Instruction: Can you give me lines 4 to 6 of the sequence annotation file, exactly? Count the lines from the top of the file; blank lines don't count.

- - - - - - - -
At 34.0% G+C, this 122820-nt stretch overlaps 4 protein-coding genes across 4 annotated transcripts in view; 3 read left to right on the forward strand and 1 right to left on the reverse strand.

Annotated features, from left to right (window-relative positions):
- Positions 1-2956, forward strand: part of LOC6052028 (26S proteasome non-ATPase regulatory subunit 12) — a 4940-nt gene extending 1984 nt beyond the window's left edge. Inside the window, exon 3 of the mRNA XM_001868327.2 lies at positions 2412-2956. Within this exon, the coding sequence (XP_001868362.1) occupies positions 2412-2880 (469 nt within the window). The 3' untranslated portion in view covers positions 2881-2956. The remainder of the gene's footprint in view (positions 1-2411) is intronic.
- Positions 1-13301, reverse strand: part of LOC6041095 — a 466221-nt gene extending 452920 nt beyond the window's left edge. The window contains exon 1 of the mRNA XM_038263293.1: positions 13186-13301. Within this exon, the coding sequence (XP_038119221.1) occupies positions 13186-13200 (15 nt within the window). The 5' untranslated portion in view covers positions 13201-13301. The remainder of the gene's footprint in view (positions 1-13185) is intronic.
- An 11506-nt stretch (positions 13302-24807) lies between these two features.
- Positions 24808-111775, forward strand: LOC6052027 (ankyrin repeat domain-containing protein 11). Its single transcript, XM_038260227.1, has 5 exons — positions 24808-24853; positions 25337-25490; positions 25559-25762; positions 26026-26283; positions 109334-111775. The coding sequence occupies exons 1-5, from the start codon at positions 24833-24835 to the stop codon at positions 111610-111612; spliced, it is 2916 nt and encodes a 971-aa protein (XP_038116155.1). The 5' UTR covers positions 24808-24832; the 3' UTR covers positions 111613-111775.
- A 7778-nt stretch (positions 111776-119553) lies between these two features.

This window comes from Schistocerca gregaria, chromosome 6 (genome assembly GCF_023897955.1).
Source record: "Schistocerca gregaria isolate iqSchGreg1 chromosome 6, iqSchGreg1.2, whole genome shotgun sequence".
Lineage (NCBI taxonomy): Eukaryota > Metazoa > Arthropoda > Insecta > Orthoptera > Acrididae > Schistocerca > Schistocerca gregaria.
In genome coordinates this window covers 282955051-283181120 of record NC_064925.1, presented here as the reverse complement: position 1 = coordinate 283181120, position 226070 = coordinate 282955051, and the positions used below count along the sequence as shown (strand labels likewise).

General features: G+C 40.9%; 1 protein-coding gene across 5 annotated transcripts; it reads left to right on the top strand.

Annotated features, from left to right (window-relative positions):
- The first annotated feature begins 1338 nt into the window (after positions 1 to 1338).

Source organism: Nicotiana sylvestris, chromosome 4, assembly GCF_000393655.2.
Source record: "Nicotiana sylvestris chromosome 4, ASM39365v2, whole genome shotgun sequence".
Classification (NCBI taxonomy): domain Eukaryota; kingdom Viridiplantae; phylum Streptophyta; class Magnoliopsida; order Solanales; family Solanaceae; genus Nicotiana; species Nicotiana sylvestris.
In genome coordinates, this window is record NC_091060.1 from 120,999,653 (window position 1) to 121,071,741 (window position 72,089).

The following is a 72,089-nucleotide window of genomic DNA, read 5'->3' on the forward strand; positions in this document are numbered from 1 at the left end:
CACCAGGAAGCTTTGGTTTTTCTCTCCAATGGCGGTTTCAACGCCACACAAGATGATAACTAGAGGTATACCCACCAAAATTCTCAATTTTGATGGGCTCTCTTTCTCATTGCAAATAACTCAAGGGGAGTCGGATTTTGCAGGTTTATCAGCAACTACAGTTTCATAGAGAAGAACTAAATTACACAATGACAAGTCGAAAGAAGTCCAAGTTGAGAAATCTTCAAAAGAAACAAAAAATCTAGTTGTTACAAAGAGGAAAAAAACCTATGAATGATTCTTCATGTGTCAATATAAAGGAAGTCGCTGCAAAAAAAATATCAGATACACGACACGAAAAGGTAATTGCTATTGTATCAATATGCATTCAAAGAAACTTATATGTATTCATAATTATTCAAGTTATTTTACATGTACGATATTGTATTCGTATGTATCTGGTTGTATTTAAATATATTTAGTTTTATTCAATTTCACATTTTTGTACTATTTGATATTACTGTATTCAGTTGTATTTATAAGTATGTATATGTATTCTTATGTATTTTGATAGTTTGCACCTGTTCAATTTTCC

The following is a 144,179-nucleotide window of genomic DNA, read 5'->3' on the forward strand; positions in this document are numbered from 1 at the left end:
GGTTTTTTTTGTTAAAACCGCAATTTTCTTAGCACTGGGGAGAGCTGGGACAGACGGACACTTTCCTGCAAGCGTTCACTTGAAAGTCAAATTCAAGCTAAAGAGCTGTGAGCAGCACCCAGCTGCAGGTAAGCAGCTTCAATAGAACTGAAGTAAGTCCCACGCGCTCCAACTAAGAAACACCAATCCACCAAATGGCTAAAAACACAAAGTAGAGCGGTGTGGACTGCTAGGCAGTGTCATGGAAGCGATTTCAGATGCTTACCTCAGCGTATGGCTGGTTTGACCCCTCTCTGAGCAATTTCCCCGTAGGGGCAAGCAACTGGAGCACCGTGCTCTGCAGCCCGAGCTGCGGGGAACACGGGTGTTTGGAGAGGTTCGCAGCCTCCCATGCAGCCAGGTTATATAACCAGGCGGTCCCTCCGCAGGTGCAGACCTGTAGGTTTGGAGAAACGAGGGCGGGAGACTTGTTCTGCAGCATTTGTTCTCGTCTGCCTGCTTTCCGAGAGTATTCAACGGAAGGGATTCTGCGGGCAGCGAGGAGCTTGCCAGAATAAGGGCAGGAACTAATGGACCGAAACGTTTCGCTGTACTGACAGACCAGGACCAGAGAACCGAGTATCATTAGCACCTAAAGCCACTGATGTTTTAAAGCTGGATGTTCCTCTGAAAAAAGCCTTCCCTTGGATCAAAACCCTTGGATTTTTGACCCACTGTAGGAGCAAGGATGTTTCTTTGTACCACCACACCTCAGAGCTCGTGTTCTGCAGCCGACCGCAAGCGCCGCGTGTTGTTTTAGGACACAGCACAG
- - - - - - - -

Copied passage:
- Positions 1-13301, reverse strand: part of LOC6041095 — a 466221-nt gene extending 452920 nt beyond the window's left edge. The window contains exon 1 of the mRNA XM_038263293.1: positions 13186-13301. Within this exon, the coding sequence (XP_038119221.1) occupies positions 13186-13200 (15 nt within the window). The 5' untranslated portion in view covers positions 13201-13301. The remainder of the gene's footprint in view (positions 1-13185) is intronic.
- An 11506-nt stretch (positions 13302-24807) lies between these two features.
- Positions 24808-111775, forward strand: LOC6052027 (ankyrin repeat domain-containing protein 11). Its single transcript, XM_038260227.1, has 5 exons — positions 24808-24853; positions 25337-25490; positions 25559-25762; positions 26026-26283; positions 109334-111775. The coding sequence occupies exons 1-5, from the start codon at positions 24833-24835 to the stop codon at positions 111610-111612; spliced, it is 2916 nt and encodes a 971-aa protein (XP_038116155.1). The 5' UTR covers positions 24808-24832; the 3' UTR covers positions 111613-111775.